Patricia Dunn, who was last week ousted as chairman of Hewlett-Packard in an effort to contain the damage from a spiralling boardroom scandal, is on Thursday expected to launch a vigorous defence of her role in the company’s investigation into boardroom leaks.
Ms Dunn, who has borne the brunt of public criticism in the scandal, is expected to tesfity on Capitol Hill that she never considered herself the “supervisor” of the early stages of the company’s controversial mole hunt, and that she never “hired” investigators who were later found to have used legally questionable tactics.
In an appearance before members of the House Committee on Energy and Commerce, Ms Dunn is expected to say it was her assumption that Bob Wayman, HP’s chief financial officer and former acting chief executive, had authorised the company’s leak investigation.
“It was my assumption that Mr Wayman, having ultimate authority over all the resources involved in security and investigation, as well as having been one of the directors who felt most strongly about the importance of controlling leaks from the board, had provided authorisation for whatever work was undertaken,” she said in a prepared statement posted on Wednesday on the committee’s website. Her comments mark the first time that the long-standing CFO has been linked to the leak enquiry.
An HP spokesman challenged that view yesterday: “To the best of our knowledge, Bob Wayman had no involvement whatsoever in the leak investigation. Any assumption about Bob Wayman’s involvement made by Ms Dunn is nothing more than that; an assumption.”
Relevations that investigators working on behalf of Ms Dunn used potentially fraudulent tactics to uncover personal telephone records have prompted criminal investigations by state and federal authorities. The controversy spiralled last week after news reports indicated that HP’s investigation extended far beyond telephone records to include physical surveillance and other operations against HP employees, board members, journalists, and their families.
Ms Dunn repeated earlier statements that she had declined to make inquiries about the specific techniques being employed by the comapny’s investigators. However, she said she had been told that “phone records were one of the key techniques being used in the investigation, along with ‘relationship-mapping’ and what struck me as old-fashioned detective work.” She said she “did not find it objectionable that suspected leakers might be followed to see if they were meeting with reporters.”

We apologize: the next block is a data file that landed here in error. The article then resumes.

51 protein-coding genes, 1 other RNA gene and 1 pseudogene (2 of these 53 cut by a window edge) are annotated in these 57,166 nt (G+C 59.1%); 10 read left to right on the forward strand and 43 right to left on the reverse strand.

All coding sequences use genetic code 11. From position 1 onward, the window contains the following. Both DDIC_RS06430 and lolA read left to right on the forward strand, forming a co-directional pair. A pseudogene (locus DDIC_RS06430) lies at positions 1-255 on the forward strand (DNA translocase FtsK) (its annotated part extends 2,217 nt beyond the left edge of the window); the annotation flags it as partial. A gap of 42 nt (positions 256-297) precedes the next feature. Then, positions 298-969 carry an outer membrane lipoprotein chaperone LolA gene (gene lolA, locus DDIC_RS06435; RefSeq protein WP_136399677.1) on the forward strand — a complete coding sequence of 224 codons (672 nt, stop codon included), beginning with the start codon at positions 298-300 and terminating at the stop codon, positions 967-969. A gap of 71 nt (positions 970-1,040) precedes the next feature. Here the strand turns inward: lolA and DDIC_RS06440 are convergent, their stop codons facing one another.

In her prepared testimony, Ms Dunn also challenged the view that she had “hired” Ronald DeLia, a Boston-based private investigator, and others who helped carry out the leak investigation.
“I did not ‘hire’ the private investigators who were involved in the …investigations,” Ms Dunn said. “They were already under contract to HP when the leak investigation was initiated.” Ms Dunn said she had “initiated the investigation, in response to directors who urged me to take more serious action in response to leaks.”
Ms Dunn is expected to offer new details about the role played in the investigation by Mark Hurd, HP’s chief executive.
Questions about Mr Hurd’s involvement in the leak probe have taken centre stage following Ms Dunn’s departure. On Wednesday, Robert Ryan, an HP director, told Reuters that Mr Hurd continued to enjoy the full support of the company’s board.
However, concerns remain that Mr Hurd, who has led a resurgence at HP since he took over from Carly Fiorina last year, could come under pressure to leave the company if he is found to have played a bigger role in the scandal than has already been disclosed.
In her prepared testimony, Ms Dunn said Mr Hurd had attended “two or three meetings” related to the the second phase of the company’s leak investigation, dubbed ‘Kona II’, in which most of the questionable tactics were employed. However, she stressed that “neither Mr Hurd nor I designed or implemented the investigative techiques.”
Ms Dunn said a March report containing details of the probe, including its tactics, which was received but not read by Mr Hurd had “emphasised the lawful nature of the procedures” involved. She said a meeting between herself, Mr Hurd, Ann Baskins, HP’s general counsel, and Kevin Hunsaker, an HP employee charged with overseeing the probe, had “focused almost entirely on the conclusions of the [investigation] and not on its tactics.”
Ms Dunn’s timeline of events is in broad agreement with testimony expected to be offered by Mr Hurd on Thursday. According to prepared testimony, Mr Hurd is expected to say that he attended two meetings with investigators during 2006, when the most contentious portions of the company’s leak investigation took place.
Mr Hurd said the probe had degenerated into “an age-old story.”
“The ends came to justify the means. The investigation team became so focused on finding the source of the leaks that they lost sight of the values of the company,” he said.”
Mr Hurd said HP’s founders, Bill Hewlett and Dave Packard, would be “appalled” if they were still alive, and said that he had not “put himself above the breakdown that occured.”
Mr Hurd said he offered a “heartfelt apology” to those whose privacy was violated, and said HP would move immediately to strengthen the sections of its internal code of conduct that deal with privacy issues.
He said HP would provide victims of the investigation details of who obtained their personal information and how.